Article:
In a follow up to a story we brought you Tuesday night, the City of Lubbock will likely be forced to make some budget cuts in the near future. For the first time in four years, the city sales tax revenue has gone down three months in a row. City manager, Bob Cass says if action isn't taken now their could be some serious consequences.
The sales tax revenue makes up 37% of the city's general fund budget. This money pays for things like our city parks, streets, libraries, fire and police. City Manager Bob Cass says the ideal situation is for the sales tax revenue to increase, but in the meantime he's taking precautions.
On Monday, Cass sent a message out to his department telling his staff to be watchful. In August, September, and October the sales tax revenue experienced a downward trend. Next month it may continue to decline, or it could go the other way. Cass says step two includes assessing the magnitude of the trend. For instance, in October revenue was down about $123,000 from October of the previous year.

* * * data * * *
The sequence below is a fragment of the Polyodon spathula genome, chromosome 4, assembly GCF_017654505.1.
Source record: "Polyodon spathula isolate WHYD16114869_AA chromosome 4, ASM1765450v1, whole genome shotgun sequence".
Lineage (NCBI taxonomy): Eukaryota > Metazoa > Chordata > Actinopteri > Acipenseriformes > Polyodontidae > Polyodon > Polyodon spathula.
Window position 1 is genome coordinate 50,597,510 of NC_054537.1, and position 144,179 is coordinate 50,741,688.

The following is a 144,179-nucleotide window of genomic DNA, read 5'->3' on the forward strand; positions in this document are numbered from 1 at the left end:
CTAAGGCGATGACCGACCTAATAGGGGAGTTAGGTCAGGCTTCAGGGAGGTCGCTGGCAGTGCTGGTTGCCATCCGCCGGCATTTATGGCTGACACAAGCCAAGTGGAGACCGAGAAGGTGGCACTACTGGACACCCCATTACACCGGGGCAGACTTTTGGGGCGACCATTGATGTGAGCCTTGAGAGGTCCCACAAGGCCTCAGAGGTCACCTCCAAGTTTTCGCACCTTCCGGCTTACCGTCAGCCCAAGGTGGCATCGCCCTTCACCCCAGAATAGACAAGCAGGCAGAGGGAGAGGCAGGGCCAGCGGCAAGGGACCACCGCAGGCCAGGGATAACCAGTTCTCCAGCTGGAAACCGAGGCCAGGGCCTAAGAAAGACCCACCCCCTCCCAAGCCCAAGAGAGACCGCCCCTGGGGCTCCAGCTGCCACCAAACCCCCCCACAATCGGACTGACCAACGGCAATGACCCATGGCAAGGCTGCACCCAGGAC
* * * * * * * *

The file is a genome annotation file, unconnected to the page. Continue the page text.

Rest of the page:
Cass says that is a lot of money but not that significant in comparison to the $94-million general fund budget. Cass is also asking city staff to look at possible ways to cut their budgets. This could mean a possible hiring freeze.
"What you're constantly doing is you're looking at all your options so to point to a particular department and say this will be cut is a little premature to say that. Theres always vacancies in the city organization so the fact that you hold them or drag them out longer is not really necessary unusual," says City Manager, Bob Cass.
On January 8th, the city will have an all day work session where the council will look at the city's financial status. At that point they will be able to see how the sales tax revenue is going. By the way, NewsChannel 11 spoke with officials from the State Comptrollers office in Austin on Wednesday. They tell us other major Texas cities are also experiencing a downward trend in sales tax revenue.